Every sensible Party official understands that we the officials and members of the Ordnerdienstbewegung cannot hold lectures a la the 1913 War Academy or the Potsdam Lehr-Infanterie-Bataillon – because, even for that,we don’t have the teaching staff. A very brief orientation within the circles of the thinking proletarians in the O.D shows that for some time now they have been doing for themselves, what they need to do – experiencing – in any case they are neither learning the active service regulations [Felddienstordnung] by heart, nor are they studying Clausewitz.
What, however – mainly from Russia – where the proletariat won its decisive battles for power with a high percentage of the old army, under much more favorable political and military conditions and most of all against a weak and organizationally fragmented bourgeois – where it organized and centralized the core and framework of its current Red Army not as we are before, but first during and after the conquest of political power – what the German proletariat could learn from Russia in brochures, articles and reports, available till now, is so unsystematic and its appearance in our press and literature has been distributed over such a long period of time, that its use for the above mentioned purpose is very far from sufficient.
Moreover, there is the circumstance that the Russian army is and was from its beginning in the Red Guards and partisans not the army specific to civil war as we must envision it – with absolutely new laws and forms of struggle. It must from the start, with the exception of both capital cities, operate within a vast military theater in its struggles against the counter-revolution, which forced upon it the old laws of the war of movement in attack and defense. The civil war very quickly transitioned into regular field warfare against the White armies of intervention, and this field warfare – though it also includes many revolutionary characteristics, mostly founded in psychological and technical factors – certainly did not require that thorough training, transition and new preparation of the worker and peasant soldiers for totally transformed laws and forms of struggle as typically will be the case in West Europe – where the majority of the decisive battles will be fought and decided in major cities and economic centers. This is also the reason why in Russia till now so little has been written and reported on the problem: analysis and principles [Kampfgesetze] of urban combat – which for us in Western Europe is the central element of civil war. Regardless, the German proletariat has become acquainted so far with only a fraction of what has already been learned there.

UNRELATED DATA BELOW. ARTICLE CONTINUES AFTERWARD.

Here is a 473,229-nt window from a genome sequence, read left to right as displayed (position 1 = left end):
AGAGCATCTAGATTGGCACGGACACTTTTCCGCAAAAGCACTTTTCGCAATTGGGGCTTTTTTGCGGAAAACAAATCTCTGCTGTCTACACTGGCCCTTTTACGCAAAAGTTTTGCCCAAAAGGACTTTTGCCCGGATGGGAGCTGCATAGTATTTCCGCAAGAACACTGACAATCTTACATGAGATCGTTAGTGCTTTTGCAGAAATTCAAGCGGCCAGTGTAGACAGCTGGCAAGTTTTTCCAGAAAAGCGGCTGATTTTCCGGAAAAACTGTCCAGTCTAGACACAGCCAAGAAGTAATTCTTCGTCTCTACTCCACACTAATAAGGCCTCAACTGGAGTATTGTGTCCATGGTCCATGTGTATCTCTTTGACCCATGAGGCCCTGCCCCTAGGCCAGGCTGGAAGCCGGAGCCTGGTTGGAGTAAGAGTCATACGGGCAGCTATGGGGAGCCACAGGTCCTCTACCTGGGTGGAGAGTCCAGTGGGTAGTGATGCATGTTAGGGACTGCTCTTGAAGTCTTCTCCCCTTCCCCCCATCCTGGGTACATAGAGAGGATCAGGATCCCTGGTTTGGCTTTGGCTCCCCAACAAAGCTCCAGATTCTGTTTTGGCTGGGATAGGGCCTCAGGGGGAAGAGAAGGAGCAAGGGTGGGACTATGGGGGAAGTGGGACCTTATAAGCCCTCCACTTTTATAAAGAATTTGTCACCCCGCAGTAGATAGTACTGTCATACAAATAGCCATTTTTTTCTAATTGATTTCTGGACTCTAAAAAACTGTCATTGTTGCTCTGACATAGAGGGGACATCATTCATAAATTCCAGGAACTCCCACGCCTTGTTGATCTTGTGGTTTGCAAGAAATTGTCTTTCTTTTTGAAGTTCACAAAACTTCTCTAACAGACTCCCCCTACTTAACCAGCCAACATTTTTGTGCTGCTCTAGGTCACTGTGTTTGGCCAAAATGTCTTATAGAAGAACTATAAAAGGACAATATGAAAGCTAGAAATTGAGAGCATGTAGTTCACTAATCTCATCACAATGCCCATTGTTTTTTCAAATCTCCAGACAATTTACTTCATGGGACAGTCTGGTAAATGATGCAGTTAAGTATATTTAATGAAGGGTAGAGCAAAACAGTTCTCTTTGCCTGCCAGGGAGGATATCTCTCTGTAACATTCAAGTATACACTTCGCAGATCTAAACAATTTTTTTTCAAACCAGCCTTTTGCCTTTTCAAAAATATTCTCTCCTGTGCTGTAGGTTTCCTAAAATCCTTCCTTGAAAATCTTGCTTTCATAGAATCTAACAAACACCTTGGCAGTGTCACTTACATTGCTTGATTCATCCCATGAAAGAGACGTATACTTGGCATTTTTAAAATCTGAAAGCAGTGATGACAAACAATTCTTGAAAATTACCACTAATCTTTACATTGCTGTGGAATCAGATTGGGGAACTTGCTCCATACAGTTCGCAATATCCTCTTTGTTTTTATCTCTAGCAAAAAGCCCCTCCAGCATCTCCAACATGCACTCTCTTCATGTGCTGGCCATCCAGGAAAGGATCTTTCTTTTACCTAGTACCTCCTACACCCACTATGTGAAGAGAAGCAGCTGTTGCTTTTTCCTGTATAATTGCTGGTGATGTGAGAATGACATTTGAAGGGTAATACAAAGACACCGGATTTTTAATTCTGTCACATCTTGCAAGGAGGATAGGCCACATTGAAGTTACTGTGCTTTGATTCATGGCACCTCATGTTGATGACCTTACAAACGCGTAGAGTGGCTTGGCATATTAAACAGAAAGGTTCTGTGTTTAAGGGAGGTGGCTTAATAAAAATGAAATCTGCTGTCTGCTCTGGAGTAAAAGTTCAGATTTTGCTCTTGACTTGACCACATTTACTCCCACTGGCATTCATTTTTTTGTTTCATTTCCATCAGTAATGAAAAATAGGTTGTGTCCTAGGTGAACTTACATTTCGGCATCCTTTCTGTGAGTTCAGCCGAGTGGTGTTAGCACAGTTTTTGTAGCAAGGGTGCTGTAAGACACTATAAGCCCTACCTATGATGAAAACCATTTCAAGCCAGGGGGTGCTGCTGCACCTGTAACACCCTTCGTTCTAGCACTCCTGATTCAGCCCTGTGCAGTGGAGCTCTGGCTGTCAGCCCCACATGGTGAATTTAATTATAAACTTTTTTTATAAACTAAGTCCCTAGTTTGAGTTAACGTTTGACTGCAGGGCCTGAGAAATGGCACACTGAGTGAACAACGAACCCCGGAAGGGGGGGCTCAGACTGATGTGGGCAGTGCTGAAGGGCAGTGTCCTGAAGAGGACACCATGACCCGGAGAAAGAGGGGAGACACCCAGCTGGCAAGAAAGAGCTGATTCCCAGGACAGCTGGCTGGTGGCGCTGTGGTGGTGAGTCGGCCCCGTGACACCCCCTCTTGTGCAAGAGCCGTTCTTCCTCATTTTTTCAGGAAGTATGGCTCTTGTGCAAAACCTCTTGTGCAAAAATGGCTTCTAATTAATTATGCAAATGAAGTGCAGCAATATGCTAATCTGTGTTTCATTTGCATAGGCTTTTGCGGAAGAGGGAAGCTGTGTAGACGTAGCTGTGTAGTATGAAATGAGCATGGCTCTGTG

However, the experiences and lessons of a military nature from the vanguard clashes of the German working class are almost exclusively known orally, as what we have printed and written for teaching purposes is hardly worthy of mention. And it is precisely from the November battles, the Kapp Putsch, the March Action, and the Bavarian Council Republic that we must draw the chief lessons. They alone will provide the basis for our conception of civil war, for the simple reason that they alone are experiences belonging to us, consistent with practice.
As we in our political tactics, are able to feel out the most correct course mainly from our own experiences in the country, likewise in our military guidelines and principles, which are intended to be and should be no more and no less than the framework for the most consequential and active implementation of policy by means of the armed fist.
Therefore, I propose as concrete measures for the ideological preparation specifically of the O.D, the Party and its leadership structure which must be immediately implemented:
The troika [Dreierkommission] of the Politburo be prompted to grant full power for immediate implementation of the following:
- Publication of a brochure (better a series of small booklets), which collects the best essays and articles by revolutionary leaders on the lessons, experiences and events of civil war, the theory of revolutionary war etc, which have appeared in Germany over the past few years (a cheaper special printing, the mode of distribution to be determined by the troika).
- The Rote Fahne makes its biweekly discussion supplements and feature columns completely open to politico-military themes and for the present gives this question preferential treatment before all others. The provincial press will be obliged to immediately issue all articles appearing in the Rote Fahne on this topic and in the same order. Discussion articles and original articles from the provinces dealing with the same topic will always be submitted to the troika prior to printing. The treatment of the topic “civil war” in the press must be submitted to the central leadership for prior review.